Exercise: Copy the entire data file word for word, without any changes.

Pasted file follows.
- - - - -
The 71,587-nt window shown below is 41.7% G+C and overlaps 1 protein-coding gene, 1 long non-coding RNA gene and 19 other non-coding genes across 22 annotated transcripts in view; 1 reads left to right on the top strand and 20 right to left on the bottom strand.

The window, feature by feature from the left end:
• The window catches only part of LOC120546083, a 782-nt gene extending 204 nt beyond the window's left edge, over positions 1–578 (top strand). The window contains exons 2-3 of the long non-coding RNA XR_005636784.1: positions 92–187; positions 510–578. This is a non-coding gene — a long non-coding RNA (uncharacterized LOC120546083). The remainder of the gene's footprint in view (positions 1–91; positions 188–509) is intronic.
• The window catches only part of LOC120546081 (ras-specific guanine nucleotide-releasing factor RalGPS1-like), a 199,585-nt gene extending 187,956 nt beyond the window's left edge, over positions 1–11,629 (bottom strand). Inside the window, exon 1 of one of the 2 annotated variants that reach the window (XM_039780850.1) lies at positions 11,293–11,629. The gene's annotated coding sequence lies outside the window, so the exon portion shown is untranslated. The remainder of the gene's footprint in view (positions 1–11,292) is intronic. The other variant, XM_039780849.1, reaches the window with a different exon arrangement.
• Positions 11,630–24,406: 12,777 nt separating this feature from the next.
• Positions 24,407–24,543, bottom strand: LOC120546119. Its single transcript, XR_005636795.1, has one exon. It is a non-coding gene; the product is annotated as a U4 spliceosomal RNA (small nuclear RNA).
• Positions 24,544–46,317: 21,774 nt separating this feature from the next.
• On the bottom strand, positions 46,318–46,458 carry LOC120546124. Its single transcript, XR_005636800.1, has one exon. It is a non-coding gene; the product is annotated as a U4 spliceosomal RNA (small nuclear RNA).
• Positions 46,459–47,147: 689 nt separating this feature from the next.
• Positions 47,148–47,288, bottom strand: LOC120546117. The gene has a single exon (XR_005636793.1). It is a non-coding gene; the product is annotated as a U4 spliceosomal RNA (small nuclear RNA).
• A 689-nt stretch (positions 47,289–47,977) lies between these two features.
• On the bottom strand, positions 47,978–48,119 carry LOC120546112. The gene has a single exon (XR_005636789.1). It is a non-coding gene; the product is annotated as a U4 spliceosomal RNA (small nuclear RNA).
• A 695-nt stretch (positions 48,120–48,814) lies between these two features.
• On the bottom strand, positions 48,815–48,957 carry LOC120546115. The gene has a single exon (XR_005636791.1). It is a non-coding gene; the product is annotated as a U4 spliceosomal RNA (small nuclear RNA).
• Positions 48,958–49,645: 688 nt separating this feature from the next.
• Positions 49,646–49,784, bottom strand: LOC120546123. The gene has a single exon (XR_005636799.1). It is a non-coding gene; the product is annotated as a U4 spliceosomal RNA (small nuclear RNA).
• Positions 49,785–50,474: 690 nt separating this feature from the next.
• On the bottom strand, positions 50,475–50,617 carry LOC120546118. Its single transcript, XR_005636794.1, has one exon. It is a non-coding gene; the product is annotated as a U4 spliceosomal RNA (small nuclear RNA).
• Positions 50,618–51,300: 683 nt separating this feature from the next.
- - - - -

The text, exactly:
The 71,587-nt window shown below is 41.7% G+C and overlaps 1 protein-coding gene, 1 long non-coding RNA gene and 19 other non-coding genes across 22 annotated transcripts in view; 1 reads left to right on the top strand and 20 right to left on the bottom strand.

The window, feature by feature from the left end:
• The window catches only part of LOC120546083, a 782-nt gene extending 204 nt beyond the window's left edge, over positions 1–578 (top strand). The window contains exons 2-3 of the long non-coding RNA XR_005636784.1: positions 92–187; positions 510–578. This is a non-coding gene — a long non-coding RNA (uncharacterized LOC120546083). The remainder of the gene's footprint in view (positions 1–91; positions 188–509) is intronic.
• The window catches only part of LOC120546081 (ras-specific guanine nucleotide-releasing factor RalGPS1-like), a 199,585-nt gene extending 187,956 nt beyond the window's left edge, over positions 1–11,629 (bottom strand). Inside the window, exon 1 of one of the 2 annotated variants that reach the window (XM_039780850.1) lies at positions 11,293–11,629. The gene's annotated coding sequence lies outside the window, so the exon portion shown is untranslated. The remainder of the gene's footprint in view (positions 1–11,292) is intronic. The other variant, XM_039780849.1, reaches the window with a different exon arrangement.
• Positions 11,630–24,406: 12,777 nt separating this feature from the next.
• Positions 24,407–24,543, bottom strand: LOC120546119. Its single transcript, XR_005636795.1, has one exon. It is a non-coding gene; the product is annotated as a U4 spliceosomal RNA (small nuclear RNA).
• Positions 24,544–46,317: 21,774 nt separating this feature from the next.
• On the bottom strand, positions 46,318–46,458 carry LOC120546124. Its single transcript, XR_005636800.1, has one exon. It is a non-coding gene; the product is annotated as a U4 spliceosomal RNA (small nuclear RNA).
• Positions 46,459–47,147: 689 nt separating this feature from the next.
• Positions 47,148–47,288, bottom strand: LOC120546117. The gene has a single exon (XR_005636793.1). It is a non-coding gene; the product is annotated as a U4 spliceosomal RNA (small nuclear RNA).
• A 689-nt stretch (positions 47,289–47,977) lies between these two features.
• On the bottom strand, positions 47,978–48,119 carry LOC120546112. The gene has a single exon (XR_005636789.1). It is a non-coding gene; the product is annotated as a U4 spliceosomal RNA (small nuclear RNA).
• A 695-nt stretch (positions 48,120–48,814) lies between these two features.
• On the bottom strand, positions 48,815–48,957 carry LOC120546115. The gene has a single exon (XR_005636791.1). It is a non-coding gene; the product is annotated as a U4 spliceosomal RNA (small nuclear RNA).
• Positions 48,958–49,645: 688 nt separating this feature from the next.
• Positions 49,646–49,784, bottom strand: LOC120546123. The gene has a single exon (XR_005636799.1). It is a non-coding gene; the product is annotated as a U4 spliceosomal RNA (small nuclear RNA).
• Positions 49,785–50,474: 690 nt separating this feature from the next.
• On the bottom strand, positions 50,475–50,617 carry LOC120546118. Its single transcript, XR_005636794.1, has one exon. It is a non-coding gene; the product is annotated as a U4 spliceosomal RNA (small nuclear RNA).
• Positions 50,618–51,300: 683 nt separating this feature from the next.